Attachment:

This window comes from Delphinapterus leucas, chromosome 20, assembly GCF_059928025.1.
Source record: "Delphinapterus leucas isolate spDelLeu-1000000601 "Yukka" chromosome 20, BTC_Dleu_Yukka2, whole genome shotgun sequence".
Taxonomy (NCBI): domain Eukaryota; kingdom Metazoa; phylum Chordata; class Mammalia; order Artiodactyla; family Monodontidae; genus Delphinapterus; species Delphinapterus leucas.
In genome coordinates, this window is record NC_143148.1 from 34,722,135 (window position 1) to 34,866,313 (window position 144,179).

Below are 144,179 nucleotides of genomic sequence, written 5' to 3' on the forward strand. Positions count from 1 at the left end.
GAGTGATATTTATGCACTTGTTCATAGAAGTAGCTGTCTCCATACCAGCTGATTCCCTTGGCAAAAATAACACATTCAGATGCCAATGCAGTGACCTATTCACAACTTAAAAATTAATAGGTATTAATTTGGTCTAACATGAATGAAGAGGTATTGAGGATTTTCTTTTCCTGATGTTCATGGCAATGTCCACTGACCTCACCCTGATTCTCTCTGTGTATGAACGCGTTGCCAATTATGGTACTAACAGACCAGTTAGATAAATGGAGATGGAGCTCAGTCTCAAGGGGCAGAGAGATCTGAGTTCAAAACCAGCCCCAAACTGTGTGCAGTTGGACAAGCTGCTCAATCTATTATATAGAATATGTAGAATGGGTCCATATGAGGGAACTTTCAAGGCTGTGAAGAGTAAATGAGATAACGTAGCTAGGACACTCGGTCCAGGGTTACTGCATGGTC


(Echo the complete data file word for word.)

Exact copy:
This window comes from Delphinapterus leucas, chromosome 20, assembly GCF_059928025.1.
Source record: "Delphinapterus leucas isolate spDelLeu-1000000601 "Yukka" chromosome 20, BTC_Dleu_Yukka2, whole genome shotgun sequence".
Taxonomy (NCBI): domain Eukaryota; kingdom Metazoa; phylum Chordata; class Mammalia; order Artiodactyla; family Monodontidae; genus Delphinapterus; species Delphinapterus leucas.
In genome coordinates, this window is record NC_143148.1 from 34,722,135 (window position 1) to 34,866,313 (window position 144,179).

Below are 144,179 nucleotides of genomic sequence, written 5' to 3' on the forward strand. Positions count from 1 at the left end.
GAGTGATATTTATGCACTTGTTCATAGAAGTAGCTGTCTCCATACCAGCTGATTCCCTTGGCAAAAATAACACATTCAGATGCCAATGCAGTGACCTATTCACAACTTAAAAATTAATAGGTATTAATTTGGTCTAACATGAATGAAGAGGTATTGAGGATTTTCTTTTCCTGATGTTCATGGCAATGTCCACTGACCTCACCCTGATTCTCTCTGTGTATGAACGCGTTGCCAATTATGGTACTAACAGACCAGTTAGATAAATGGAGATGGAGCTCAGTCTCAAGGGGCAGAGAGATCTGAGTTCAAAACCAGCCCCAAACTGTGTGCAGTTGGACAAGCTGCTCAATCTATTATATAGAATATGTAGAATGGGTCCATATGAGGGAACTTTCAAGGCTGTGAAGAGTAAATGAGATAACGTAGCTAGGACACTCGGTCCAGGGTTACTGCATGGTC